Operation Iraqi Freedom, Fallen Heroes, Iraq War 03/19/03

Keith R Mariotti

Galveston, Texas

June 27, 2005

Age Military Rank Unit/Location
39 Army CWO 4

Army's 3rd Battalion, 3rd Aviation Regiment, 3rd Infantry Division

Fort Bragg, North Carolina

 Killed near Taji, Iraq, when their AH-64D Apache helicopter was shot.down by a surface to air missle.

Maryland soldier dies in Iraq chopper crash

Associated Press

ELKTON, Md. — A soldier who grew up in Cecil County and his co-pilot were killed when their helicopter crashed in Iraq, according to family members.

Keith Mariotti, 39, died after the Apache AH-64 attack helicopter crashed in Mishahda, about 20 miles north of Baghdad, according to his mother, Nancy Mariotti of Elkton.

“He died doing what he loved to do,” she said. “Ever since he was old enough to play with a toy airplane, he always wanted to fly. He ate, slept and breathed airplanes,” she told the Cecil Whig.

Army Warrant Officer Steven Shephard, 30, of Purcell, Okla., was the other pilot aboard the AH-64 Apache helicopter that crashed on Monday, his uncle, Earl Shephard, said.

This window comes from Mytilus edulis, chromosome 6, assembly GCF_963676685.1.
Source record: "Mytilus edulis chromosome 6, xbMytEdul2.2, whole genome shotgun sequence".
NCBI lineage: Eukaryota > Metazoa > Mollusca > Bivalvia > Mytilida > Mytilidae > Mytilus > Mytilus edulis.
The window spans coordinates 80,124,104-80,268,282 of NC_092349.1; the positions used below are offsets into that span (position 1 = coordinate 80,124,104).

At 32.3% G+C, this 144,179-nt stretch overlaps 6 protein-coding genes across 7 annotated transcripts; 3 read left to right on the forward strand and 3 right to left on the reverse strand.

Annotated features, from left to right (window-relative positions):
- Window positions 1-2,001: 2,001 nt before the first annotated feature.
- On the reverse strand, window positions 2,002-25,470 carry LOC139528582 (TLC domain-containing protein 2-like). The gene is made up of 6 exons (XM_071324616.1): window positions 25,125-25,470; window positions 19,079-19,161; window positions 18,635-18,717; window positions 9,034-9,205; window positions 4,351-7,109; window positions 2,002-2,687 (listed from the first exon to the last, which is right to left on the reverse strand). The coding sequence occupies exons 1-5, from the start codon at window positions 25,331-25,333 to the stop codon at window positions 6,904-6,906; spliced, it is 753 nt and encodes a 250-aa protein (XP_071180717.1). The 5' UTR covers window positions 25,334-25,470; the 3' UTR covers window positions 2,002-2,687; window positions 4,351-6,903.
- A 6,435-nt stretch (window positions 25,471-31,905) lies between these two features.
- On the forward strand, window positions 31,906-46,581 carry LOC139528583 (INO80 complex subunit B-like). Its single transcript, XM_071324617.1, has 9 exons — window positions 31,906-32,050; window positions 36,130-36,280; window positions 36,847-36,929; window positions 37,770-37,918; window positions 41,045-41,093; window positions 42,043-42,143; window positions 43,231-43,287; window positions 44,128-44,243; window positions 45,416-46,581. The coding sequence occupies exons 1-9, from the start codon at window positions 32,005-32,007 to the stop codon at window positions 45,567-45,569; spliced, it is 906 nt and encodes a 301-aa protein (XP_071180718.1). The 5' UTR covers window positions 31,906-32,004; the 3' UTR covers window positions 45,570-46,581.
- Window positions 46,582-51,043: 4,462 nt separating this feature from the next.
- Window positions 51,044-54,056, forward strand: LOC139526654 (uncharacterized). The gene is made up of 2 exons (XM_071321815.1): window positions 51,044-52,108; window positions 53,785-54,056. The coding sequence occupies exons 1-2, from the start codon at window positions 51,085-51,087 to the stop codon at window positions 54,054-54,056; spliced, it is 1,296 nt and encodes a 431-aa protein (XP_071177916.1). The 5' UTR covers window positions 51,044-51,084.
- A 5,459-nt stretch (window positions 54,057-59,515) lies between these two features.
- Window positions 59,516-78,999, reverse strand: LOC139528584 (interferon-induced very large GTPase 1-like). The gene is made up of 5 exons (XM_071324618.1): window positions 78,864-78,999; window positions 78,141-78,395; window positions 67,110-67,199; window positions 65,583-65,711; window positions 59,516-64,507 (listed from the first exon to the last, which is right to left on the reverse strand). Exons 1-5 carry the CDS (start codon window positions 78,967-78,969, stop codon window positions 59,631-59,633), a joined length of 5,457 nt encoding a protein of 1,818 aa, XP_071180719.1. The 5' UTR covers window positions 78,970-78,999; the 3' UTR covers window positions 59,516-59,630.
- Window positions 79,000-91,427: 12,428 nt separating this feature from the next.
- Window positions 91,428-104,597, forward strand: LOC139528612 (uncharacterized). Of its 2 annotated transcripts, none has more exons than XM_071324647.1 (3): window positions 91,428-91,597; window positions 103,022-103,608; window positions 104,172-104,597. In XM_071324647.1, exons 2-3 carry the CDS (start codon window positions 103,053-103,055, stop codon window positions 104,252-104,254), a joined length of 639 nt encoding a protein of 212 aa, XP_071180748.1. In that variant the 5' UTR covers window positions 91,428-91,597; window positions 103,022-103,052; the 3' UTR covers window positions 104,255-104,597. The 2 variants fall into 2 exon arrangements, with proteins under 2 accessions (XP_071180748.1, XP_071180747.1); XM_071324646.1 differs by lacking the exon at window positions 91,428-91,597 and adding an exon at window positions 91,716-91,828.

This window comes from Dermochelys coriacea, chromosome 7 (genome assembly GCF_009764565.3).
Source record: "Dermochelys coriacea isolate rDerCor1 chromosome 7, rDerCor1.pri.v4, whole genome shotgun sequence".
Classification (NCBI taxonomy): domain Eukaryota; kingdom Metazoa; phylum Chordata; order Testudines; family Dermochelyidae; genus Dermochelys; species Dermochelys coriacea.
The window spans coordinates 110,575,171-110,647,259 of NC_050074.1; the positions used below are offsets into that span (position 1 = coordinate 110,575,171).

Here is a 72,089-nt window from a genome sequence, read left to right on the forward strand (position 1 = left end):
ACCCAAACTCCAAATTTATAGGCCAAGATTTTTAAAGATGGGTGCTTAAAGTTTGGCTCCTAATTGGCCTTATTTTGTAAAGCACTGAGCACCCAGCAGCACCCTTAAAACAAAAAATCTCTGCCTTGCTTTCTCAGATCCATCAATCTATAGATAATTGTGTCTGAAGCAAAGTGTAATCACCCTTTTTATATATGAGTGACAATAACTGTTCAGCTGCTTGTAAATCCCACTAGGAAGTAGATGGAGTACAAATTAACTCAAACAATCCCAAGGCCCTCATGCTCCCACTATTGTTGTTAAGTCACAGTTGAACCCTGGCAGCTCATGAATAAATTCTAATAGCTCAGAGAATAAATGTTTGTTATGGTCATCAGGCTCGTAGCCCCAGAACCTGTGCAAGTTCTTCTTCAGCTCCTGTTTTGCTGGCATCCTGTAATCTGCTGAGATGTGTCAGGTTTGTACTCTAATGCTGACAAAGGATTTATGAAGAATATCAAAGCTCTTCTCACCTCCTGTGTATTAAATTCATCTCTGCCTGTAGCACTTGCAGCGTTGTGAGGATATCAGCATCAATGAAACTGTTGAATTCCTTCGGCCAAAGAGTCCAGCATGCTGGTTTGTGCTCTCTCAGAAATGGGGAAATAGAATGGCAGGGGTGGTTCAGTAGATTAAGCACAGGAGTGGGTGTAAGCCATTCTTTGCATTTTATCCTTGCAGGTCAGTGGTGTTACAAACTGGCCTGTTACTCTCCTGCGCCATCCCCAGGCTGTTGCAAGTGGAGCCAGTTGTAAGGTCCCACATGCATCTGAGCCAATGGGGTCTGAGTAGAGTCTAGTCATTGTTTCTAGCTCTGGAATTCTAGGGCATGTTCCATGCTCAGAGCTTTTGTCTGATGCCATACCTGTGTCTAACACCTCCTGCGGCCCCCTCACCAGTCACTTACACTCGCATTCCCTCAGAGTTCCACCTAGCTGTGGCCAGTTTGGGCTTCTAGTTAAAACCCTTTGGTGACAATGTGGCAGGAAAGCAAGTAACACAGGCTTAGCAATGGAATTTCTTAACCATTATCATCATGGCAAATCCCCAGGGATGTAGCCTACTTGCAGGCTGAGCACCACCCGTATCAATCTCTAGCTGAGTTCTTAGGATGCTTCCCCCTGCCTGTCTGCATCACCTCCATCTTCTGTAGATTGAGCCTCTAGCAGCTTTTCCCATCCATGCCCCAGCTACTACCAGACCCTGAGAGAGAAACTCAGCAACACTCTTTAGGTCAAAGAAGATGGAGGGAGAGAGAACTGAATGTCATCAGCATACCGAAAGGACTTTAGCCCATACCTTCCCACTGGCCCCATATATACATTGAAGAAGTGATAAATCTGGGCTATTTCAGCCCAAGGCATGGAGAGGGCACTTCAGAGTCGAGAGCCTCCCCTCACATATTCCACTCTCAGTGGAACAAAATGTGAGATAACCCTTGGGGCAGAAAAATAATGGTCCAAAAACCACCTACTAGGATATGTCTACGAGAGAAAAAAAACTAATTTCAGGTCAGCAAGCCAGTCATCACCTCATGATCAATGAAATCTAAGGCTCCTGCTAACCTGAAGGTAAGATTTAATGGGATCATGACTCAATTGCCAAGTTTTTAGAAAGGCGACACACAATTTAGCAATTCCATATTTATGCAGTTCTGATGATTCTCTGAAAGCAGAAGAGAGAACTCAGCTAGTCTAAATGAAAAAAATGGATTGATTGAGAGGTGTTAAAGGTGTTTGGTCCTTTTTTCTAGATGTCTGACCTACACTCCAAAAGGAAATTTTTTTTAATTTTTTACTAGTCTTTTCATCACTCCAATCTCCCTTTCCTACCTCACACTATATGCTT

The Department of Defense could not confirm the deaths of Shephard or Mariotti, but said the crash remains under investigation.

Officials from Aberdeen Proving Ground went to Nancy Mariotti’s home Monday to tell her of her son’s death, but she had heard about it earlier that day from her daughter-in-law, Denise Adomines, formerly of Rising Sun. Army officials from Fort Bragg, N.C., went to Adomines’ home near the military base to tell her that her husband had been killed in combat.

Keith Mariotti attended Rising Sun Elementary School and Good Shepherd School in Perryville before graduating from West Nottingham Academy in Colora in 1984.

Mariotti joined the Civil Air Patrol of Delaware, and after high school he joined the Delaware National Guard, where he became a crew chief and learned to fly helicopters.

His passion for flying led him to Arizona, where a National Guard unit there sought experienced helicopter pilots, and he landed a job performing logistics in the air transport industry.

His job took him to Oregon and later to Galveston, Texas, where he flew employees by helicopter to oil and gas rigs.

Mariotti joined the Army for Apache helicopter flight training and career opportunities.

A witness to the crash, Mohammad Naji, told Associated Press Television News he saw two helicopters flying toward Mishahda when “a rocket hit one of them and destroyed it completely in the air.”

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